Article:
An item in the September 11, 1907, edition of the Spokane Evening Chronicle said that old buildings at a site on the north side of Riverside Avenue between Washington and Bernard were being razed in preparation for a new theater to be built by the Spokane Scenic Theatre Company. This must have been the Washington/Empress/Studio, which was on that block.

The opening name Washington Theatre was apparently moved to this house from another theater. A February 26, 1906, item in the Spokane Evening Chronicle said that John Considine and Timothy Sullivan were planning to visit Spokane, and said that their theater in that city was called the Washington. I don’t know the location of the first Washington Theatre, or what became of it after the name was moved, but it might not have been very old at the time. A Washington Theatre Company was incorporated at Spokane on May 15, 1905, with capital of $20,000.

Joe Vogel
Joe Vogel commented about Auditorium on Feb 21, 2012 at 2:33 pm

OK, the PDF I linked to has a map showing the address of the parcel on which the Town Hall was located as 36-38 S.Main Street. The post office was probably at 38 and the Auditorium at 36.

Joe Vogel
Joe Vogel commented about Auditorium on Feb 21, 2012 at 2:23 pm

Further correction: The correct address of the Auditorium might have been 36 S. Main. I can’t find the actual address anywhere on the Internet, but a 1964 photo in this PDF (a very large file) shows the block and singles out the building next door as having the address 34 S. Main. I think the Town Hall/Auditorium’s address must have been higher rather than lower, but I’m not positive.

Joe Vogel
Joe Vogel commented about Auditorium on Feb 21, 2012 at 2:09 pm

A correction on the address I gave in my previous comment: 22 S. Main Street is actually the location of a bank. The Town Hall was apparently at 32 S. Main.

I’ve come across a document which says that the old Perry Town Hall was destroyed by a fire in 1983, and its site is now occupied by a parking lot. The building had been listed on the NRHP.

Joe Vogel
Joe Vogel commented about Auditorium on Feb 21, 2012 at 1:58 pm

The Perry Auditorium is located in Perry Town Hall, 22 S. Main Street. It is a two story red brick building of vaguely Georgian Colonial Revival style. The auditorium is on the ground floor, and an assembly room used for dances and other community events is upstairs. The post office was also originally in the building.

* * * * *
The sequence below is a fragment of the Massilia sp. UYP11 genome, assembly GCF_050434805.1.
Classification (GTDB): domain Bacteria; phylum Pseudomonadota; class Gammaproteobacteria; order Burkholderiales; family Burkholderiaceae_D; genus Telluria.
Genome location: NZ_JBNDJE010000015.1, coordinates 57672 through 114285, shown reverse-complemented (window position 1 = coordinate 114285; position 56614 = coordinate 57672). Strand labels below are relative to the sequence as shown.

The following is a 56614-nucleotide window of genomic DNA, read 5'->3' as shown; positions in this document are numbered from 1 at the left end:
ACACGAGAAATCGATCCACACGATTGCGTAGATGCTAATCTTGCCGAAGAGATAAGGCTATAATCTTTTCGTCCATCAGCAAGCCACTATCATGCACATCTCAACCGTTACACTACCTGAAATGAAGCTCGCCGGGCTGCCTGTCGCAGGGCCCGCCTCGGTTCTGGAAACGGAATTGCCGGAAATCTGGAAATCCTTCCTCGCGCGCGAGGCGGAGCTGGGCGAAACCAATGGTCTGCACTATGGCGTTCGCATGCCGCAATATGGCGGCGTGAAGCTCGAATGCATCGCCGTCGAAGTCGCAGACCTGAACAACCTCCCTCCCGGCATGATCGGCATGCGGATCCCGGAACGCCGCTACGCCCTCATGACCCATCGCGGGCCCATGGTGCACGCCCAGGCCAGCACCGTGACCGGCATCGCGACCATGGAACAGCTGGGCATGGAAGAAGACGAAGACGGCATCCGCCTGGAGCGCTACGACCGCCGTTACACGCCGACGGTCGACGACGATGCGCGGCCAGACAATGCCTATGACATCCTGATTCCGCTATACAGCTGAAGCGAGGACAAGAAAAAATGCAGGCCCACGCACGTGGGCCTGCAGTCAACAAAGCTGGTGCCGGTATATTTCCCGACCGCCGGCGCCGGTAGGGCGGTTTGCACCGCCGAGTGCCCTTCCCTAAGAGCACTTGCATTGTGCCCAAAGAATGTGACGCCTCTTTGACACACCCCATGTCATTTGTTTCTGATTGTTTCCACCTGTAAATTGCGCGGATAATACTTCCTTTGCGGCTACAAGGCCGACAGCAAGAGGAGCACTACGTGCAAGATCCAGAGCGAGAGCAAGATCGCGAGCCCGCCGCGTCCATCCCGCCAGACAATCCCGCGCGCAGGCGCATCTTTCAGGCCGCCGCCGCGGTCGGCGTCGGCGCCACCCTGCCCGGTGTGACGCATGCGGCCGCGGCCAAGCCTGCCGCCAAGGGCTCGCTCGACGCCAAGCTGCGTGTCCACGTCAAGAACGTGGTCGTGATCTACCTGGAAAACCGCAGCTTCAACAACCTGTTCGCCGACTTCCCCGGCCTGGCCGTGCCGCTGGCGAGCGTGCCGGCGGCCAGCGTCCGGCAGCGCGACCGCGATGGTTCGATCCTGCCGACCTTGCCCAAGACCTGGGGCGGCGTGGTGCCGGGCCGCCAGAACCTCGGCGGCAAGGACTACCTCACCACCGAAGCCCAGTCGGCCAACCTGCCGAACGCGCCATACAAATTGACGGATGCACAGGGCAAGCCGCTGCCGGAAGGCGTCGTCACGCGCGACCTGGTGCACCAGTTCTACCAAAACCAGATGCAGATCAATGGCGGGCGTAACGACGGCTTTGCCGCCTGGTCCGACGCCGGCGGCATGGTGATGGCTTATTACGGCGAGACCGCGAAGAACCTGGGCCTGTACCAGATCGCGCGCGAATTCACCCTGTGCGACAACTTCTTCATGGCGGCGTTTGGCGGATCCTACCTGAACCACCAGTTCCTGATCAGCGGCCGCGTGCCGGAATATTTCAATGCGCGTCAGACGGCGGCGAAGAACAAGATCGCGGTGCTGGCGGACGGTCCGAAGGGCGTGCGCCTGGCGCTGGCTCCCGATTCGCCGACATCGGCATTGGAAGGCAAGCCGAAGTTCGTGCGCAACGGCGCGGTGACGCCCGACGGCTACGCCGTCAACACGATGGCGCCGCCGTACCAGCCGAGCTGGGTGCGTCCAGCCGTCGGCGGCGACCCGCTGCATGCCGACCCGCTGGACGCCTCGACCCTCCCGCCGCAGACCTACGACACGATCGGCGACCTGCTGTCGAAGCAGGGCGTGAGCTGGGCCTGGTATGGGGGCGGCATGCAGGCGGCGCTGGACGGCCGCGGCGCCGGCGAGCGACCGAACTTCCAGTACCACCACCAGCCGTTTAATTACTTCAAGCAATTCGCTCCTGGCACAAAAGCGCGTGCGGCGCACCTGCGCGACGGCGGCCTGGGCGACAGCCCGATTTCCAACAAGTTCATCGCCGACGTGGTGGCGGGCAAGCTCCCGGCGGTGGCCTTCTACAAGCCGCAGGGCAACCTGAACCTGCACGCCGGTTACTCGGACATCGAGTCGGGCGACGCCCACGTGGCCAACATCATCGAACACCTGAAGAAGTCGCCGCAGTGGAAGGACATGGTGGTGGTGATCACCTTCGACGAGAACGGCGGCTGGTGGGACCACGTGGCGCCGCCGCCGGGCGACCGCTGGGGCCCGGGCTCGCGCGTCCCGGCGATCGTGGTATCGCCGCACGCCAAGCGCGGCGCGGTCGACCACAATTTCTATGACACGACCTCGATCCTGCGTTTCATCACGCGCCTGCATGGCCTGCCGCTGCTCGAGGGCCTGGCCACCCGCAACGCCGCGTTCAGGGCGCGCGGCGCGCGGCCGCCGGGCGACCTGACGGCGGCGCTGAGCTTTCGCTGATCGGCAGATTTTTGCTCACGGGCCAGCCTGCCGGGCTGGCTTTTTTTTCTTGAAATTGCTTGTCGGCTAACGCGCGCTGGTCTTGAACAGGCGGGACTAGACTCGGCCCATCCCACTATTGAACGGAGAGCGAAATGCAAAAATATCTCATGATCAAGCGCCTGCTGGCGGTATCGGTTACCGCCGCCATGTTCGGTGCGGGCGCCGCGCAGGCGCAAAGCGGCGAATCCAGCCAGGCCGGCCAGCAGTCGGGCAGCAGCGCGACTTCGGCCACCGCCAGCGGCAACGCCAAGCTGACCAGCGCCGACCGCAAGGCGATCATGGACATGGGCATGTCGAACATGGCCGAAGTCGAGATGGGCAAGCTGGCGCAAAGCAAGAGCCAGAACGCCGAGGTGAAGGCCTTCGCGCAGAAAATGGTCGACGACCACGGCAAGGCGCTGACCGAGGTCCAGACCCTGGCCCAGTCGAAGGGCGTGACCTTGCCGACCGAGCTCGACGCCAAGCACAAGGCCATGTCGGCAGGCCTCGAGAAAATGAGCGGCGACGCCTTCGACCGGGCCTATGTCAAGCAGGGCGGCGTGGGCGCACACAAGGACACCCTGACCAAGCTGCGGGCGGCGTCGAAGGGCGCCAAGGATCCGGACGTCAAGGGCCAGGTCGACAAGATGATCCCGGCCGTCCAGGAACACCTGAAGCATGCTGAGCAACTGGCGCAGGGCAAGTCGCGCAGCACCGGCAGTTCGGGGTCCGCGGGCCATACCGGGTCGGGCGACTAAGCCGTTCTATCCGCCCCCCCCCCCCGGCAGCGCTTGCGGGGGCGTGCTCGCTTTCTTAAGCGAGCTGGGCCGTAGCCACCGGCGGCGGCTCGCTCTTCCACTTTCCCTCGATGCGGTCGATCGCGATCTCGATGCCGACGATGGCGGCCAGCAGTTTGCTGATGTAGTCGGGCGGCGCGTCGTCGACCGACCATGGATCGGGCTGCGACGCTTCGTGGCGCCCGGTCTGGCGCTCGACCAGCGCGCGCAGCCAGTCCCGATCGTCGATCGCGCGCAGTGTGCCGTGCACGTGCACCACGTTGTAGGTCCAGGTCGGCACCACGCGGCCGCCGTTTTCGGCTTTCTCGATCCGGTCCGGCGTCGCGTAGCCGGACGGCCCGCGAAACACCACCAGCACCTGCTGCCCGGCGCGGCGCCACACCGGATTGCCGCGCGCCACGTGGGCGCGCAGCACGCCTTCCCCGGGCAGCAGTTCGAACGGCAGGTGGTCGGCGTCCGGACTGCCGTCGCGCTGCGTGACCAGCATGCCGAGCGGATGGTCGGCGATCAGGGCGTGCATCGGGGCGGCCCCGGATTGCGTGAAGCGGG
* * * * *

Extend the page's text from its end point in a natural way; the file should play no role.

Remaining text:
A vintage postcard of the Town Hall will briefly display on this page of the Town’s web site (just refresh the page if the picture goes away.)

A book called History of the Town of Perry, published in 1915, says that the Town Hall was built in 1898, and even though the building was not yet completed, a local amateur stage production of a comedy called The Henrietta was presented there on the nights of December 30 and 31 that year.

The Auditorium at Perry advertised in the December 5, 1908, issue of The Billboard that it was seeking attractions, and boasted that Perry was “…the best show town in Western New York.” The promoter doing the soliciting was George H. Holmes, who gave as an address a PO box in Hornell, NY.

A 1966 issue of Motion Picture Herald published this notice: “Philip Scoville of Geneseo, who operates theatres in Olean, LeRoy, and Lima, NY, and Frank R. Versage, of Mt. Morris, have re-opened the Auditorium Theatre in Perry, NY.” I’ve been unable to discover how long this operation was able to continue.

Joe Vogel
Joe Vogel commented about Iowa Theatre on Feb 21, 2012 at 12:29 pm

There are two photos of the Iowa Theatre after its post-flood renovation on this page of the web site of Ryan Companies US, Inc., the construction firm that did the restoration and associated remodeling. The design of the project was by OPN Architects.